How to Evaluate the Worth of Farm Land Acreage

You may see yourself as a land baron, but an objective appraiser can keep your feet on solid ground.
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Ultimately, the real value of farm land -- or any land -- is what you as a buyer are willing to pay. Your decision may include emotional components as well as practical ones, but in the case of farm land, practicality should be an overriding factor if your goal for the land is to produce income from it.

Farm Land Purposes

Step 1

Pinpoint your desired use for the land. People buy farm land for one -- or more -- of three possible reasons: production; investment; and consumption. Production means you intend to produce a farm income sufficient to sustain the farm expenses and a profit. If you're purchasing the land as an investment, you intend to sell it later at a higher price, typically for development. If you merely want a hobby farm or vacation home, your use is in the consumption category.

Step 2

Visit your county agricultural extension office. This county extension system is a nationwide network function of the United States Department of Agriculture. Each state county has an agent who you should seek advice from before purchasing farm land -- for any use. Your agent can tell you what soil types are necessary for growing specific crops; how to market garden produce if you want a hobby farm; and whether there are federal financial incentives for maintaining farm land for agricultural purposes -- which may prove more lucrative than buying land as an investment to sell later. He will arm you with facts to make the best decision for your family.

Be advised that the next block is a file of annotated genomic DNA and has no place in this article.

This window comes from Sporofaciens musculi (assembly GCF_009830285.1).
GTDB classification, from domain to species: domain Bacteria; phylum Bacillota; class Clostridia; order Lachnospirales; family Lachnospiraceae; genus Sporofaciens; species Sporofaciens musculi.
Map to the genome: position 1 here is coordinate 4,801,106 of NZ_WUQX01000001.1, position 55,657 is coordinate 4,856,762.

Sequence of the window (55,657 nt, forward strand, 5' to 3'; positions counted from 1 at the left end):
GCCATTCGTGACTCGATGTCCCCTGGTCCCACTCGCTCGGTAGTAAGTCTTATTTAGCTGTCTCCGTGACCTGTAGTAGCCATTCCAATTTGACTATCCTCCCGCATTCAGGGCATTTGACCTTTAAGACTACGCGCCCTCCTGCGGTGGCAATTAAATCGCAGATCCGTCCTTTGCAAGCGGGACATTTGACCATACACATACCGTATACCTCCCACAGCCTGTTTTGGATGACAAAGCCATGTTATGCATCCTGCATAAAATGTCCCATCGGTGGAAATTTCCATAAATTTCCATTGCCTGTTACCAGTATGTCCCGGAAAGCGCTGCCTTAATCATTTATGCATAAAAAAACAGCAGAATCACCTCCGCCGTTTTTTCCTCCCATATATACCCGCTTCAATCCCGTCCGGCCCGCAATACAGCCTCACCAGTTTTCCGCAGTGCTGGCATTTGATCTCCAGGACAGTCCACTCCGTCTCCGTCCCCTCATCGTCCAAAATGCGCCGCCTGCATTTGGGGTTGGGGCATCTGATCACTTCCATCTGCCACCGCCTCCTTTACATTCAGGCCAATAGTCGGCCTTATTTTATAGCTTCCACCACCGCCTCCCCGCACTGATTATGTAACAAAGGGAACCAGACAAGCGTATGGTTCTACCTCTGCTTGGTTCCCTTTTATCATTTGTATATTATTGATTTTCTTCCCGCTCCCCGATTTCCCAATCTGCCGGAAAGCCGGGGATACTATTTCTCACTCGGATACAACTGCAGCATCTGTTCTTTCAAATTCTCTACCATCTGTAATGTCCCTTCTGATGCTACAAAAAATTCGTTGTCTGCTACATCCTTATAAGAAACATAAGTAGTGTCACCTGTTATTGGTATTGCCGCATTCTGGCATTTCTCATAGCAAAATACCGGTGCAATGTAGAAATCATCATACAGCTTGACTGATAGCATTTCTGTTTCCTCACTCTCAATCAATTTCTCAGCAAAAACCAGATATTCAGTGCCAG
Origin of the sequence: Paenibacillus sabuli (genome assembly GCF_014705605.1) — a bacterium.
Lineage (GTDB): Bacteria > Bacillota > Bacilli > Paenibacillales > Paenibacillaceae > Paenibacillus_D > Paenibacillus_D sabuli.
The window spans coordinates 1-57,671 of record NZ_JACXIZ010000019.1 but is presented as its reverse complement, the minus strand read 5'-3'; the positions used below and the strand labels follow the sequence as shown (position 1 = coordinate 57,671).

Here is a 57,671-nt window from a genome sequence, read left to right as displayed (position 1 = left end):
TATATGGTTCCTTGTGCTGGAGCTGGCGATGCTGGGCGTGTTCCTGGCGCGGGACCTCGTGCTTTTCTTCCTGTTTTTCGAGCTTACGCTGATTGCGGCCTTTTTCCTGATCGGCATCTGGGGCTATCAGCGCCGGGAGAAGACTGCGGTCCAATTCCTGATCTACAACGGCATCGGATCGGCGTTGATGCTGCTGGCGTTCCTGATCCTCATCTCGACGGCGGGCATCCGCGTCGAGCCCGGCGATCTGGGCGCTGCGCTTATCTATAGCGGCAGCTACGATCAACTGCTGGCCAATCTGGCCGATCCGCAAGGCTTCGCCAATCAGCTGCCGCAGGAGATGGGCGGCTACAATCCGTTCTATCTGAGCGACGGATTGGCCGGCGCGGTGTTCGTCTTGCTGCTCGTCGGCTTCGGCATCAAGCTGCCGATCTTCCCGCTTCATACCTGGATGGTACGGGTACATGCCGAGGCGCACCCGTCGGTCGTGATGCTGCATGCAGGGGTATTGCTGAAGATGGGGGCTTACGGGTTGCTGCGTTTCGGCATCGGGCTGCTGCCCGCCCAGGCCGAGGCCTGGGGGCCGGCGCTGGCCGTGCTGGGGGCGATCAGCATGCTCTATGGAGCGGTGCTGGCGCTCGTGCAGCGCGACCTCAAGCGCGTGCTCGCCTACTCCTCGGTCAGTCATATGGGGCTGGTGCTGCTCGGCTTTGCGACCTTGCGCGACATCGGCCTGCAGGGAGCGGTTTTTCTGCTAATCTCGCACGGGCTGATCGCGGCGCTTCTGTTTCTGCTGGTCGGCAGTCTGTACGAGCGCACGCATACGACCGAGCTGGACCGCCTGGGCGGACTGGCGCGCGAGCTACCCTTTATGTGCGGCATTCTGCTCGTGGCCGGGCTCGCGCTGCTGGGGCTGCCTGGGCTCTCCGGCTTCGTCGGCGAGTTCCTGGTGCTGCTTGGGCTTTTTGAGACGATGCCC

Step 3

Find a certified rural appraiser. According to Roger Johnson, president of the National Farmers Union, the educated opinion of a professional agricultural appraiser is the only good way to determine the value of farm land for any intended use. “The appraisal field has very high standards,” notes Johnson. “They go through a rigorous testing process and have to take continuing education courses throughout their careers.” Appraisers consider soil types; land productivity; water surplus, deficit and quality; rocks, and terrain, as well as other factors. “In the end," says Johnson, "the real value is what someone is willing to pay, and the appraiser attempts to figure out what that number is likely to be.” You can find a qualified appraiser in your area by contacting the American Society of Farm Managers and Rural Appraisers, or your state or county agricultural offices.

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